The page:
He tells me that birds live longest in proportion to the size of their bodies. They do not use their whole bodies, instead they glide.
Sometimes I wonder how much of my body is really in use. And what parts do I put away and which parts are preferred over the others.
We use our hands to summon taxis toward us or to wrap around pens and scribble words onto pages. We wave to each other; we ask to be called upon; we wipe away the sweat gathered from the summer sun.
Our necks twist, if we are lucky. Our knees bend and if we take the proper dosage of calcium through daily glasses of organic milk or pills, our bones are strong enough to catch us when we fall.
Some parts I prefer to ignore. Kind of like a friend that calls, climbing persistence into each message. If I ignore you, will you go away?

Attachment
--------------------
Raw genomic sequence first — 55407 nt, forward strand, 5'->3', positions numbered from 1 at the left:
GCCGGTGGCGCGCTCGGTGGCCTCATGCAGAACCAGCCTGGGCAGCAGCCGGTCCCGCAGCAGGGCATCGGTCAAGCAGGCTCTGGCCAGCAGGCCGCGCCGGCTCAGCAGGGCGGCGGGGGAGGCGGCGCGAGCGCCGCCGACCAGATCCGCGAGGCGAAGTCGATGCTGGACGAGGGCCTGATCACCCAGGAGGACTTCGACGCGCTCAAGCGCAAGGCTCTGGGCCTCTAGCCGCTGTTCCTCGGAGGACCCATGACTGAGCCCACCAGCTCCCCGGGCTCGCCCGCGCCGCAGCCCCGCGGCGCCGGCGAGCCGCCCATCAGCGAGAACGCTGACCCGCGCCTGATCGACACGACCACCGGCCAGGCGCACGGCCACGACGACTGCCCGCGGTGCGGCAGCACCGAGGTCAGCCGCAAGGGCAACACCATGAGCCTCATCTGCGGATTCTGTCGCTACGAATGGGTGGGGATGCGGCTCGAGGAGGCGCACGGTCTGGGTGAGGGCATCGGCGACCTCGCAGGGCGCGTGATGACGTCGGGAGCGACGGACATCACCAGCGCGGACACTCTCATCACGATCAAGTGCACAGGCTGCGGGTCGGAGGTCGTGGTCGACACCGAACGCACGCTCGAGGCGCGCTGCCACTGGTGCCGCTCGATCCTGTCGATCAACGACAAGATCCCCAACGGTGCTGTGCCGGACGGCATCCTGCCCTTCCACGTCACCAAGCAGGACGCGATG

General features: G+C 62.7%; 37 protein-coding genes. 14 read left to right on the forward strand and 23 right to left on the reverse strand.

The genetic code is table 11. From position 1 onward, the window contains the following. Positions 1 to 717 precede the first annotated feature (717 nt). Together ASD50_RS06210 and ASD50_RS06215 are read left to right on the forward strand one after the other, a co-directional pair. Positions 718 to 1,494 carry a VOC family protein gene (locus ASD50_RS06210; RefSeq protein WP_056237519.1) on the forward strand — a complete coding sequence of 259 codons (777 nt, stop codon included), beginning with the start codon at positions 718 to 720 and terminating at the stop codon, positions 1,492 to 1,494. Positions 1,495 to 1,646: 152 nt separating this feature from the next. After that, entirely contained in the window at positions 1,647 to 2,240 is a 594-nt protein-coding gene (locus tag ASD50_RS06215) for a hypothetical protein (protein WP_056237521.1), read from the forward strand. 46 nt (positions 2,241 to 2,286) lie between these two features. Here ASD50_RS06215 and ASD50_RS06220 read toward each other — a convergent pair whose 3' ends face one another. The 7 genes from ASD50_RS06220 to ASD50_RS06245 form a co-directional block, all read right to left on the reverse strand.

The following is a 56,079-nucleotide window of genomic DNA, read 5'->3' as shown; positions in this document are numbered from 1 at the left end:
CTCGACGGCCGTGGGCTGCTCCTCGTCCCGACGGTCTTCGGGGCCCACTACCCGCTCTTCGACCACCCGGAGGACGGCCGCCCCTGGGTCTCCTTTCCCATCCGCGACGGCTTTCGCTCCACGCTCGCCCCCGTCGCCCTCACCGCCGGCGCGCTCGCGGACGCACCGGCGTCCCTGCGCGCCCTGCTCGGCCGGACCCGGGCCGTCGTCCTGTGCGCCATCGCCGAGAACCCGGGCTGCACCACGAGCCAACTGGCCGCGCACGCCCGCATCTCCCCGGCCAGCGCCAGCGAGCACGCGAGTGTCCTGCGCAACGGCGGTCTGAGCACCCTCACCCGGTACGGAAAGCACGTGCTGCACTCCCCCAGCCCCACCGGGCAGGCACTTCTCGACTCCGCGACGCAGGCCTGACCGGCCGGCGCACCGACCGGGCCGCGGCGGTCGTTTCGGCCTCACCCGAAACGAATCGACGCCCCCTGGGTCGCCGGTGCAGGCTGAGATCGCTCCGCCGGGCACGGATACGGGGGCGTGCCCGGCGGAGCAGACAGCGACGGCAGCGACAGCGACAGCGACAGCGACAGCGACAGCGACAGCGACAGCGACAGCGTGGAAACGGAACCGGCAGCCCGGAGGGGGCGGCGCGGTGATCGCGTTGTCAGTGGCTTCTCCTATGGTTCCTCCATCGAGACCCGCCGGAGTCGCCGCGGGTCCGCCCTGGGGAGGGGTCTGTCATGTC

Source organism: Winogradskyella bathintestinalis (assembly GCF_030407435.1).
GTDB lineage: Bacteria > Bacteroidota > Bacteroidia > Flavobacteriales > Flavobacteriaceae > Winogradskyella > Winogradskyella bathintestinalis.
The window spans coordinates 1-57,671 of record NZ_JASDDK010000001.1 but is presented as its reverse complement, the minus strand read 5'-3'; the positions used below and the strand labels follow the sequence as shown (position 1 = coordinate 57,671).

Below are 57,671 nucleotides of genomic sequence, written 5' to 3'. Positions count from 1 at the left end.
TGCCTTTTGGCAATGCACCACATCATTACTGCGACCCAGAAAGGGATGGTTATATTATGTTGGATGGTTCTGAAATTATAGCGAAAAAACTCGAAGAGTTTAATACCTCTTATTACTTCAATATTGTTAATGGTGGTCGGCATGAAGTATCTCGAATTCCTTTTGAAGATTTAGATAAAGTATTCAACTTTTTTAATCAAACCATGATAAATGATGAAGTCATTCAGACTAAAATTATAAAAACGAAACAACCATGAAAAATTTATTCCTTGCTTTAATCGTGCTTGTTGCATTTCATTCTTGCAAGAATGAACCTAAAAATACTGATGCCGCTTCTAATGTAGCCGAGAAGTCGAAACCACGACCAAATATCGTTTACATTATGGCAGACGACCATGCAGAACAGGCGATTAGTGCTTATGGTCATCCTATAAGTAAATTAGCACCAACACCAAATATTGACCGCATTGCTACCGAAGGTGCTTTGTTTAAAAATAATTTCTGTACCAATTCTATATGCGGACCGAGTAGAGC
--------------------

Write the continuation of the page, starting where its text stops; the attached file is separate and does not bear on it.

I wonder if the birds ever question their parts. Do they feel too defined by their feathers; do they wish for wider beaks or thicker legs to stand on? Do they approach each other as though gender really matters; or does each hum and whisper through the wind go without clarification of what they house within them?
We do not have to call ourselves what we’ve been called. Names may be changed and parts may be altered and what matters most is all this blood that pumps through us. And what matters next is that our thoughts still travel through and out. And matters after that is how we feel in these bodies.